Don’t miss out on [my friend]. Your students will learn so much from him, both academically, and as a role model of a great guy who sees the worth of hard work and treating others well.
Feel free to call with any questions,
We are getting a little carried away. All this self-cherishing surely ain’t yoga.
I thought it was the light that woke me up every morning.
However, last night I slept on the sofa in our apartment, in the living room, which has zero access to natural light. And I woke up at 6am on the dot anyway.
Also, there was thunder.
Me, after kicking up to handstand:
“Lindsay, did you hear that?”
“You kicking up? No. Why?”
I was trying to figure out whether this little guy is worth the long trip up to the Bronx. My sweetheart promised to take me up there if I want. Makes me think:
Are giraffes scary or cute or both? Are zoos exploitative or amazing or both?
His name is James.
even if 100% of humans enjoy it, it doesn’t make it inherently enjoyable
“Lahiri’s stories are static, but what looks like stasis is really the stillness of enormous forces pushing in opposite directions, barely keeping one another in check.”
That’s like yoga for sentences, each sentence is a pose.
about Jhumpa Lahiri.
“My work accrues sentence by sentence. After an initial phase of sitting patiently, not so patiently, struggling to locate them, to pin them down, they begin arriving, fully formed in my brain. I tend to hear them as I am drifting off to sleep. They are spoken to me, I’m not sure by whom. By myself, I know, though the source feels independent, recondite, especially at the start. The light will be turned on, a sentence or two will be hastily scribbled on a scrap of paper, carried upstairs to the manuscript in the morning. I hear sentences as I’m staring out the window, or chopping vegetables, or waiting on a subway platform alone. They are pieces of a jigsaw puzzle, handed to me in no particular order, with no discernible logic. I only sense that they are part of the thing.”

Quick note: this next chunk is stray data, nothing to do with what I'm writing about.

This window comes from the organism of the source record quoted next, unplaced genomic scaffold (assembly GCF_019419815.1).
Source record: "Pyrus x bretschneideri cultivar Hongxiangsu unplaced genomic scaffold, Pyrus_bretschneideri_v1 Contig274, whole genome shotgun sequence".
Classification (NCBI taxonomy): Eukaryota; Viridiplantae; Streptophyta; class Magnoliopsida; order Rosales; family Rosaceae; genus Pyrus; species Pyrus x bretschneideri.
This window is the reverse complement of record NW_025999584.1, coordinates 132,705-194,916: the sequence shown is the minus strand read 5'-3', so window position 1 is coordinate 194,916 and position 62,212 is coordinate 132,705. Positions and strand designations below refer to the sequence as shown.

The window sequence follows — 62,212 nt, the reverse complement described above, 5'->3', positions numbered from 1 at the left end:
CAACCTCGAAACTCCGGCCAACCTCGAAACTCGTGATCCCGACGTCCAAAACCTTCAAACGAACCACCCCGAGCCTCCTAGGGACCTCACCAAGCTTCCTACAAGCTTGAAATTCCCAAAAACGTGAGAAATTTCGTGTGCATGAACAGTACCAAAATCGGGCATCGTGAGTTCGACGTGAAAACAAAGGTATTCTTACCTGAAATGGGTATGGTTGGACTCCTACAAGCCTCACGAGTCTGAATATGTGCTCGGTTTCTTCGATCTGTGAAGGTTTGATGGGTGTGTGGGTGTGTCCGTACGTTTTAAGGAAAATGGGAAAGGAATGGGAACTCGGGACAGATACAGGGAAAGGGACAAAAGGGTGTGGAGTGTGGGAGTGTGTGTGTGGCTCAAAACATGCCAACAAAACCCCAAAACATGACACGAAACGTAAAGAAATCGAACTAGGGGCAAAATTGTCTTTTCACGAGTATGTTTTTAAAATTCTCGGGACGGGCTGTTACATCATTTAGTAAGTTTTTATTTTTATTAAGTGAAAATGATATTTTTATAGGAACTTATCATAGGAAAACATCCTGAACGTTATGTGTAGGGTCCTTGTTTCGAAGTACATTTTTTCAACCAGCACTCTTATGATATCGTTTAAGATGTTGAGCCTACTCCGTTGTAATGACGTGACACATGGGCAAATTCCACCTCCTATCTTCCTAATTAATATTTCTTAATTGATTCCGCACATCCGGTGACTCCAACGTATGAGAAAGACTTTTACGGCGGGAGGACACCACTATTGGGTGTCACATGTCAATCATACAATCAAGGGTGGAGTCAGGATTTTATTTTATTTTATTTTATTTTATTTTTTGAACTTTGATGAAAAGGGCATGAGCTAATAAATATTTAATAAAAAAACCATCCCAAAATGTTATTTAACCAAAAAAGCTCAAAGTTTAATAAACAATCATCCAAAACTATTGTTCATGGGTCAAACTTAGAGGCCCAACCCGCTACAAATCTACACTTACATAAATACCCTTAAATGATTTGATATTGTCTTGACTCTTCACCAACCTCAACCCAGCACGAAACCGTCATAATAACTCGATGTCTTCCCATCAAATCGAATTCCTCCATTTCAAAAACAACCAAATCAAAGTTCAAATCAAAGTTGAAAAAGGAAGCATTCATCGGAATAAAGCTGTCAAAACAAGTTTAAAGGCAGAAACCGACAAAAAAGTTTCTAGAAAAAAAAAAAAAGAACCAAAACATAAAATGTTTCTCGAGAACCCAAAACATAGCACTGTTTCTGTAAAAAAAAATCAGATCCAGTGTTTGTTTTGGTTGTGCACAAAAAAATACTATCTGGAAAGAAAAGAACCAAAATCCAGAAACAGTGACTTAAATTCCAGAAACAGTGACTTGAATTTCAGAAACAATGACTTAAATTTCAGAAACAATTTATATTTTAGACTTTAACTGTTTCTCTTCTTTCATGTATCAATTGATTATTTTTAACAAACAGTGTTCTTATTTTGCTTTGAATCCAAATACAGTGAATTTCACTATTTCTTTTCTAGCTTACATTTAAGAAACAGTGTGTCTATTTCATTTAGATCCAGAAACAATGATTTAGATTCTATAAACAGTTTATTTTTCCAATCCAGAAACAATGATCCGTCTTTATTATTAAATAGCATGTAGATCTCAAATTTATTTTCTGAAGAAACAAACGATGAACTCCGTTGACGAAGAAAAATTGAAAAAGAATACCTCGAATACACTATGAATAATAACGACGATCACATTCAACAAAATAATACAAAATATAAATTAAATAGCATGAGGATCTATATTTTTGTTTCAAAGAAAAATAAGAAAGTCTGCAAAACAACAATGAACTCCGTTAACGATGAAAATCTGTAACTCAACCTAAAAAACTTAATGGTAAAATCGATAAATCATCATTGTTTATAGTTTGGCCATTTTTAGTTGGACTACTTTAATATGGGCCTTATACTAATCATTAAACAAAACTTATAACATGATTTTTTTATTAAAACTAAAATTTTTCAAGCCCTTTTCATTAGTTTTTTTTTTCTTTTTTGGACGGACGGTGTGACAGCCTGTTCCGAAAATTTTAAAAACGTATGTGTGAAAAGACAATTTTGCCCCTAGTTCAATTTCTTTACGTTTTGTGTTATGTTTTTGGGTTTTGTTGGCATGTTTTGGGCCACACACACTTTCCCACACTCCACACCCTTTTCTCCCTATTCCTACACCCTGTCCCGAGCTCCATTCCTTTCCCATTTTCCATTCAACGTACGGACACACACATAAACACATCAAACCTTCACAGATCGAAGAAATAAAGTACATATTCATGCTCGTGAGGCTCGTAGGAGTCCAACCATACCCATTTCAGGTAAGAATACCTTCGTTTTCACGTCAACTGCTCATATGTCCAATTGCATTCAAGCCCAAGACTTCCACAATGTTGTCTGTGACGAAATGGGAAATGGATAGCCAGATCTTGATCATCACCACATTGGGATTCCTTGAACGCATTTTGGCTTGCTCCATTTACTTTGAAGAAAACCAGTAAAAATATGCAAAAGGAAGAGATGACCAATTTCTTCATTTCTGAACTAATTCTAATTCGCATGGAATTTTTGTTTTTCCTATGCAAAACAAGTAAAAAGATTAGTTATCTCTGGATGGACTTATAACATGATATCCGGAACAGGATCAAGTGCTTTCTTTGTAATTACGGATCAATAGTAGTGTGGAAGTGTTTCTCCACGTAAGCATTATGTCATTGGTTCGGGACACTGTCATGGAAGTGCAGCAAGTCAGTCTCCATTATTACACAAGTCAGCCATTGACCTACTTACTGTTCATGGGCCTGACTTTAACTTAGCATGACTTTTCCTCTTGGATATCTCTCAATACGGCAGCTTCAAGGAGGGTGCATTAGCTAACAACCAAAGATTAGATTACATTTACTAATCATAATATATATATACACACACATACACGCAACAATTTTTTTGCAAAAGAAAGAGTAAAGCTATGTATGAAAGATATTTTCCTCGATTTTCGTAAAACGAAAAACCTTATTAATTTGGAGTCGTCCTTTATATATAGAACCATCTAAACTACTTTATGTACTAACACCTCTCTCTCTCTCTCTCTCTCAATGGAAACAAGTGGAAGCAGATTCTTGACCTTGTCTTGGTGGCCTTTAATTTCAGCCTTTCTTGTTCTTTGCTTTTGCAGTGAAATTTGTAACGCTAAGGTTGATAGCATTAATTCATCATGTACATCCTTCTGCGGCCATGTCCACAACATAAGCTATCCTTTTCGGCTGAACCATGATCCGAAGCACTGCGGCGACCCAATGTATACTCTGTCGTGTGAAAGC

It’s kind of beautiful that NYT published this article today. I was on a mind trip this weekend thinking about what part of me makes my thoughts into words. (Lots of my thoughts are words. What part of me does that? Is it the Noticing Part? Or does the Noticing Part notice the words-crafting? Jhumpa here says, “I’m not sure by whom,” and after a little thought, neither am I!
I hope you enjoy this article, or thinking about this, too.
I like when Lindsay Sullivan spells my name wrong.
Because in Sanskrit, H usually comes after consonants. So she spells me Lukhs.
Don’t any of you other people try to get away with it though. It won’t work.